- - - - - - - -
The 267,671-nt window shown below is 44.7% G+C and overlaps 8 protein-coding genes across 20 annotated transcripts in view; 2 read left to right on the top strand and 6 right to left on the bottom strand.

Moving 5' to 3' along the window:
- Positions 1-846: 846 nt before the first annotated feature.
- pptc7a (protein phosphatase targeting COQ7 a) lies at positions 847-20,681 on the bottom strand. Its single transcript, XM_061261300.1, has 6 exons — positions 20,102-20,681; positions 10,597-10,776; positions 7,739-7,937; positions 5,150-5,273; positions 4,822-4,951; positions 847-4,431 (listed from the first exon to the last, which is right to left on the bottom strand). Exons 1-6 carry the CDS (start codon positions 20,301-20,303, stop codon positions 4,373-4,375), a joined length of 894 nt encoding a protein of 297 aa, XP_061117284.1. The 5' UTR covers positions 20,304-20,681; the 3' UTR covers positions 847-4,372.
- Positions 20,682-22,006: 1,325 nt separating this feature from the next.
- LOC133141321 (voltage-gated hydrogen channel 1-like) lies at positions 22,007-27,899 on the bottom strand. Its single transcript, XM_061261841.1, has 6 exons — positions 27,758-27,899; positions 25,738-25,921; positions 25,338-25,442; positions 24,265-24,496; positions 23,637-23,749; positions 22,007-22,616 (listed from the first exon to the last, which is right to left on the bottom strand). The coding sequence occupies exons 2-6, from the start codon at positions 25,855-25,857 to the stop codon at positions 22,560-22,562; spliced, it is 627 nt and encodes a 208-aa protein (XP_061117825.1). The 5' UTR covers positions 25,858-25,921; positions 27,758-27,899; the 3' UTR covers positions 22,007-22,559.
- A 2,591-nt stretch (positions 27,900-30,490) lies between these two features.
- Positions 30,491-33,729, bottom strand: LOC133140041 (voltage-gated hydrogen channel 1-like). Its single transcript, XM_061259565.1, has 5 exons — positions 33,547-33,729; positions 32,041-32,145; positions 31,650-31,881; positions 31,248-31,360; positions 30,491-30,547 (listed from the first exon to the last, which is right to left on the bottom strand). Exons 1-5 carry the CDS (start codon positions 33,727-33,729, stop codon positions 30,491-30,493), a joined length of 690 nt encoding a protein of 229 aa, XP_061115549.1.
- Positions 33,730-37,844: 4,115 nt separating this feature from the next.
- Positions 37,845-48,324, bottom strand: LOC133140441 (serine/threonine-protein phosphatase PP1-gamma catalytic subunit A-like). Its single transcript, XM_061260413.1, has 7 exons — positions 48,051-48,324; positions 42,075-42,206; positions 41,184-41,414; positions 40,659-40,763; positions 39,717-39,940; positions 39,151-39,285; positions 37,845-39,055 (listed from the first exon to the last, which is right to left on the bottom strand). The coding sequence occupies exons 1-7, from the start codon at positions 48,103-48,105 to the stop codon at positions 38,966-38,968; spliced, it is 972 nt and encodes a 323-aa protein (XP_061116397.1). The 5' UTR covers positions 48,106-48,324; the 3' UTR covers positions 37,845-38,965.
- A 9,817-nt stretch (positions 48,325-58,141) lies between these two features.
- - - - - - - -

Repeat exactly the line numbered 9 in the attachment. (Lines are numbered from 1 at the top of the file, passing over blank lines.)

- Positions 33,730-37,844: 4,115 nt separating this feature from the next.